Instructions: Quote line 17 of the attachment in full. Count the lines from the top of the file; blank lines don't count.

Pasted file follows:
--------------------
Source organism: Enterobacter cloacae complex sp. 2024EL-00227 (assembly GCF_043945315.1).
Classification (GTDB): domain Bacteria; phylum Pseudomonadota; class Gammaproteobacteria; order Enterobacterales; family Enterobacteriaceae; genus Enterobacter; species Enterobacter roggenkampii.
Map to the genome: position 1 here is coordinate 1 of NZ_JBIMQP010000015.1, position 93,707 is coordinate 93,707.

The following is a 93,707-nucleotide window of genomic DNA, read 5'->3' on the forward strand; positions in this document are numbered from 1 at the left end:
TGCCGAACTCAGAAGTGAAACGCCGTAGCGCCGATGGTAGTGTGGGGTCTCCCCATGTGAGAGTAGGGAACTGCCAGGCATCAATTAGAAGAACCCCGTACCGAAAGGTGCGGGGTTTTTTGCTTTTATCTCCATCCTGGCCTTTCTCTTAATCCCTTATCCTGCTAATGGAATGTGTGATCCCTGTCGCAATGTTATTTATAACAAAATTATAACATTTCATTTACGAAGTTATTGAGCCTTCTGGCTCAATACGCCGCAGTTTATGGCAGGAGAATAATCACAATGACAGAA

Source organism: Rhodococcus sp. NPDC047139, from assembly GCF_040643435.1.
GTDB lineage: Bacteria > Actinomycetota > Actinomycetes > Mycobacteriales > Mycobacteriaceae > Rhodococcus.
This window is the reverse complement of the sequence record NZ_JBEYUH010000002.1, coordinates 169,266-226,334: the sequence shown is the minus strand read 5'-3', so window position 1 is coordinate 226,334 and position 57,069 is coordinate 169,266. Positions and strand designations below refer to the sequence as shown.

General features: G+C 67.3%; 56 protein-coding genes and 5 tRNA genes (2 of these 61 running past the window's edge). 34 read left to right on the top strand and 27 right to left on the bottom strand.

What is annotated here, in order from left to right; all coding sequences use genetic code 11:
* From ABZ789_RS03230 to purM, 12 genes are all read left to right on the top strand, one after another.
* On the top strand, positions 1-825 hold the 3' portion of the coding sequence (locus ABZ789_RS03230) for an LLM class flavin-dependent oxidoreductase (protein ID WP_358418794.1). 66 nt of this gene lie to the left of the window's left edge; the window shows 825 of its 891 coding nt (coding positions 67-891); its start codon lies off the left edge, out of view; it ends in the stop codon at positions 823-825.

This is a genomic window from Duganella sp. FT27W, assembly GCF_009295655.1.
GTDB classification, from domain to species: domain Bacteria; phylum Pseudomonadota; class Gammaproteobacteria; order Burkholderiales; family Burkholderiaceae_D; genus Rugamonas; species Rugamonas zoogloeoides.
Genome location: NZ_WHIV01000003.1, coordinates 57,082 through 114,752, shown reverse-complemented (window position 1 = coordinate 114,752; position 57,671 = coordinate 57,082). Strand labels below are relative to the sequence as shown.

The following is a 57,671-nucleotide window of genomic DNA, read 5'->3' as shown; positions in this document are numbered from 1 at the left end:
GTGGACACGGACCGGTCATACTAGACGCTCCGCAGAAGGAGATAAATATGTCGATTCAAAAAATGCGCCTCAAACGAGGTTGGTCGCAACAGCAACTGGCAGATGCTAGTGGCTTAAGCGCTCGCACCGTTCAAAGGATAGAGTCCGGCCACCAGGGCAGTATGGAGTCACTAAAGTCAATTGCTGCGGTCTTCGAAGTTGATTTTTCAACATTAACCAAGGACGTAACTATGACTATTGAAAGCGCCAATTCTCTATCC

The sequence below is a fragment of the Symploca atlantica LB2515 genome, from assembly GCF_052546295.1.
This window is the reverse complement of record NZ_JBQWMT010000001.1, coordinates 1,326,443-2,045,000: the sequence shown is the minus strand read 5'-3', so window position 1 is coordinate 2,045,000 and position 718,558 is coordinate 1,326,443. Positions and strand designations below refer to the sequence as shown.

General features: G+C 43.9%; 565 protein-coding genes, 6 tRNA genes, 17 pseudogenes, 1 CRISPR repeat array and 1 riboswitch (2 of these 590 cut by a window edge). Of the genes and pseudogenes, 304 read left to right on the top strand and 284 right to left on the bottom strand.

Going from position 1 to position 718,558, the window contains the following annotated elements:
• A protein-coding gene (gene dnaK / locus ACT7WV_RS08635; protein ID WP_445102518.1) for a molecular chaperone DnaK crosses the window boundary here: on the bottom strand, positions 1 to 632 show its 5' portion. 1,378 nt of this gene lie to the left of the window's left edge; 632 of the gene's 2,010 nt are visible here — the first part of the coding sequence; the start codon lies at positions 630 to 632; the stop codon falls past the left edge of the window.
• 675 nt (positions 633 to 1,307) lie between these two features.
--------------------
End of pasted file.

GTGGACACGGACCGGTCATACTAGACGCTCCGCAGAAGGAGATAAATATGTCGATTCAAAAAATGCGCCTCAAACGAGGTTGGTCGCAACAGCAACTGGCAGATGCTAGTGGCTTAAGCGCTCGCACCGTTCAAAGGATAGAGTCCGGCCACCAGGGCAGTATGGAGTCACTAAAGTCAATTGCTGCGGTCTTCGAAGTTGATTTTTCAACATTAACCAAGGACGTAACTATGACTATTGAAAGCGCCAATTCTCTATCC